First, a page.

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Perch Eyes Guide Service’s Jason Feldner spends thousands of hours on the water each year observing walleye behavior on Devils Lake, North Dakota. Not surprisingly, he has a pretty good idea whenwhere, and how to catch walleyes on any given day.

“To put clients on fish day-in, day-out, you’ve got to have back-up plans to your back-up plans,” Feldner says. “I guarantee that if you spent the kind of time I do on the water, you’d dial in these oddball bites, too.  A lot of times it’s about going with what works—not just what’s in the walleye textbook.” 

If there’s one way to find walleyes that’s really under-utilized, it’s watching where schools of white bass are spawning or feeding, he explains. While white bass typically spawn on sand, gravel or cobble substrate in tributaries, rivers, or neckdowns, they’ll also gravitate to shallow cabbage beds in natural lakes, especially on windblown areas near shore and where warmer water circulates and baitfish congregate.

So, for about a week on Devils Lake each year, when water temps range from the high 50s to the mid 60s—basically right now—spawning white bass become a sentinel species for locating schools of walleyes that slash and rip through cabbage and over shoreline gravel, attacking everything that swims. 

“It’s like something you’d see on the ocean,” Feldner says. “White bass schools can be massive; anything from a small pocket of fish to a hundred yards of boiling water.”

“I’ll skip a crankbait like a size 5 Lindy Shadling, Shad Rap, or Flicker Shad over the top of the weeds, changing colors until I find a pattern that matches the forage they’re eating. Or, you can bypass the guessing game by throwing the first couple of fish into the livewell. Doesn’t take long before they regurgitate whatever they’ve been eating and you can fine tune your presentation.”

In most of the country, white bass are done spawning by May 1, the exception being in northern bodies of water like Devils Lake, North Dakota. “No worries,” says Feldner. “You can follow the white bass from spawn through ice-up and catch walleyes in close proximity.”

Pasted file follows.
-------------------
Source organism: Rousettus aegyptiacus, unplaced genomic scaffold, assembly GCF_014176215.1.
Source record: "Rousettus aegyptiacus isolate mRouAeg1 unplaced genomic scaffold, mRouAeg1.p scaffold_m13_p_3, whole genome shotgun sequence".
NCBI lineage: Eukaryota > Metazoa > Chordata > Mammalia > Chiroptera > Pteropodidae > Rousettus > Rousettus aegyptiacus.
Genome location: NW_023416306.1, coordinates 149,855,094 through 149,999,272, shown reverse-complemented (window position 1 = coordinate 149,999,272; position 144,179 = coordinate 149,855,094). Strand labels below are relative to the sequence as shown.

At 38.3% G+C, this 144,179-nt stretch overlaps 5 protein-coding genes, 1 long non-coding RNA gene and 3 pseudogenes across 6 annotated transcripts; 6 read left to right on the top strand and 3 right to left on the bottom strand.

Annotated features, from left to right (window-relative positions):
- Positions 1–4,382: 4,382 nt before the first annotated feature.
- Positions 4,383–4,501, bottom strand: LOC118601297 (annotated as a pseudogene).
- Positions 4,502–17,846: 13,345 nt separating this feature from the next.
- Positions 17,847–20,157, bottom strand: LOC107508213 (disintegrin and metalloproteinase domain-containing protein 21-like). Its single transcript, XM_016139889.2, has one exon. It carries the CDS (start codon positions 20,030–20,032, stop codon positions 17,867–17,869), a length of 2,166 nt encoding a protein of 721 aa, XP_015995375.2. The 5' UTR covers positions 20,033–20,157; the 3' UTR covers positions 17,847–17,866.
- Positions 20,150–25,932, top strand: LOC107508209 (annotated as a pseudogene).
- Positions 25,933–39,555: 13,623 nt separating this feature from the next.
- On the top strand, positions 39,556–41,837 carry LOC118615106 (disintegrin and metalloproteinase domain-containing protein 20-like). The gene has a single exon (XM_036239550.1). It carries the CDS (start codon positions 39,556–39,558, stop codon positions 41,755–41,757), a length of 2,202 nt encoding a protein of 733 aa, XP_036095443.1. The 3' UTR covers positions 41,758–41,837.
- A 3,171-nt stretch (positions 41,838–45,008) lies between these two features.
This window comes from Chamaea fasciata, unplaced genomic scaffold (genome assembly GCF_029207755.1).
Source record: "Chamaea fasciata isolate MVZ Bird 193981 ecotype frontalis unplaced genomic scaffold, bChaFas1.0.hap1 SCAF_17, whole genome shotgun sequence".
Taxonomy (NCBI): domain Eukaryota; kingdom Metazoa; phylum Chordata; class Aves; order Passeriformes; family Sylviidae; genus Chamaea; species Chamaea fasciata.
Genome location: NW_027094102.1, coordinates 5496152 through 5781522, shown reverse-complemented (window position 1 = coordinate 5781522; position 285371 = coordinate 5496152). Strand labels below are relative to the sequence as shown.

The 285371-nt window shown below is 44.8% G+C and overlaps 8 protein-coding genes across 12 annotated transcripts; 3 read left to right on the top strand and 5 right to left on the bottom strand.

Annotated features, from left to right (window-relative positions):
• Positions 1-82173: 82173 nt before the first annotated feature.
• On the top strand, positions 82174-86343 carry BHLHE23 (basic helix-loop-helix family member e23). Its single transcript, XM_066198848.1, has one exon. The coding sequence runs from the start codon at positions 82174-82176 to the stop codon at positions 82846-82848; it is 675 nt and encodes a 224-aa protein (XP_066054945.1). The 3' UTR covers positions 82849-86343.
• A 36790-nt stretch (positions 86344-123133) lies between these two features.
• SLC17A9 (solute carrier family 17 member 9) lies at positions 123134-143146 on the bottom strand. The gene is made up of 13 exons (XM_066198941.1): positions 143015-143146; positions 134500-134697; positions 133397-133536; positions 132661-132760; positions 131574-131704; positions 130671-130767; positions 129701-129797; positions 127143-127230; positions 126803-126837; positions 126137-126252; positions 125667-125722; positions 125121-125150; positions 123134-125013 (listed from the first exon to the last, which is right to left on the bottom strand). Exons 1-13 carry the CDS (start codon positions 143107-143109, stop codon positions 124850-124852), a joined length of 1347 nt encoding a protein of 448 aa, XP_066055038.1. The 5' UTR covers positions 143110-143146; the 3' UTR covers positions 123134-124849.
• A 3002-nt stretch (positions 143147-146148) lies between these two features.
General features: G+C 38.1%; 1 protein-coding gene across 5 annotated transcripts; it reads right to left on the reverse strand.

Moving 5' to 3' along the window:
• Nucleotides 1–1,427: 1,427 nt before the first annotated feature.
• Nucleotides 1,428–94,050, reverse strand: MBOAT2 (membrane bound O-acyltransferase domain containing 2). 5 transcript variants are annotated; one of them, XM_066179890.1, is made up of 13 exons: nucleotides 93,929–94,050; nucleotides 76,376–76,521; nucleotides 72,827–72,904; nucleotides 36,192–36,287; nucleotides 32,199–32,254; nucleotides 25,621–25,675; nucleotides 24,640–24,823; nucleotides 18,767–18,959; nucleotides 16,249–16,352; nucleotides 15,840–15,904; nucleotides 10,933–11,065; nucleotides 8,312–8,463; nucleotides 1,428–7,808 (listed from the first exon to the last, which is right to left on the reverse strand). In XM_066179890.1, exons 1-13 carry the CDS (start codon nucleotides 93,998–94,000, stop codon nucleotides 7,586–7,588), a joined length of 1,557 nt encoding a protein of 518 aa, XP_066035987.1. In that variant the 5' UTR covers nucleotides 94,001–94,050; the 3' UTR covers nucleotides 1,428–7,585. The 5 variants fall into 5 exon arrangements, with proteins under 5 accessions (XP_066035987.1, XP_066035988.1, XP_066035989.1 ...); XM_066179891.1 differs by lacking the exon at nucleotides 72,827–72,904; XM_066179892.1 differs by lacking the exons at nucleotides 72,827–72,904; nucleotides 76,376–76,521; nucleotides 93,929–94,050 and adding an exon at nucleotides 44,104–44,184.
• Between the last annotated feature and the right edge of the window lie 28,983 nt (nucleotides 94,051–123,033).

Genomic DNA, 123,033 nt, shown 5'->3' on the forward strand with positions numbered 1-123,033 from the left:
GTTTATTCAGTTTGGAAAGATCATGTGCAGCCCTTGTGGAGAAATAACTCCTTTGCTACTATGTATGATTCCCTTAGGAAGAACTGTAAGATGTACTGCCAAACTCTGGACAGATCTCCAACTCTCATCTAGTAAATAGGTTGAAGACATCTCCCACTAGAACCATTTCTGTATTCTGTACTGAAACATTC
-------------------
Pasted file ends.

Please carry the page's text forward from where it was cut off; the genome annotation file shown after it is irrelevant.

June, July and August are top months, according to Feldner. “Following the spawn I’ll look for white bass surfacing and feeding on young-of-the-year fry and fathead minnows. Depending on the wind, walleyes will either be below or behind the schools of bass.” 

When it’s windy, Feldner uses Side Imaging to locate schools of white bass roaming the shallows, knowing that walleyes will be close behind picking up the wounded baitfish the silvery throngs leave in their wake. 

“When white bass are busting baitfish along the shorelines, I’ll cast behind the schools with a Lindy Slick Spin, jig or crank,” he says. 

Calm days make things easier. 

“On Devils you can locate white bass busting baitfish on the surface over water as deep as 40 feet when it’s calm. Walleyes will suspend 10 to 12 feet below, feeding on wounded baitfish that flutter down.” 

In this situation Feldner turns to jigs in the heaviest size he can get away with so the bait drops quickly through ravenous white bass and into the mouths of scavenging walleyes. 

#7 Jigging Raps are another great option, especially colors like Rapala’s pearl white, which almost perfectly mimics white bass-regurgitated minnows, even younger white bass. 

“Plucking ‘eyes out of white bass schools is a great back-up plan to my back-up plan. When other patterns don’t produce I know I can still put clients on fish,” concludes Feldner.  


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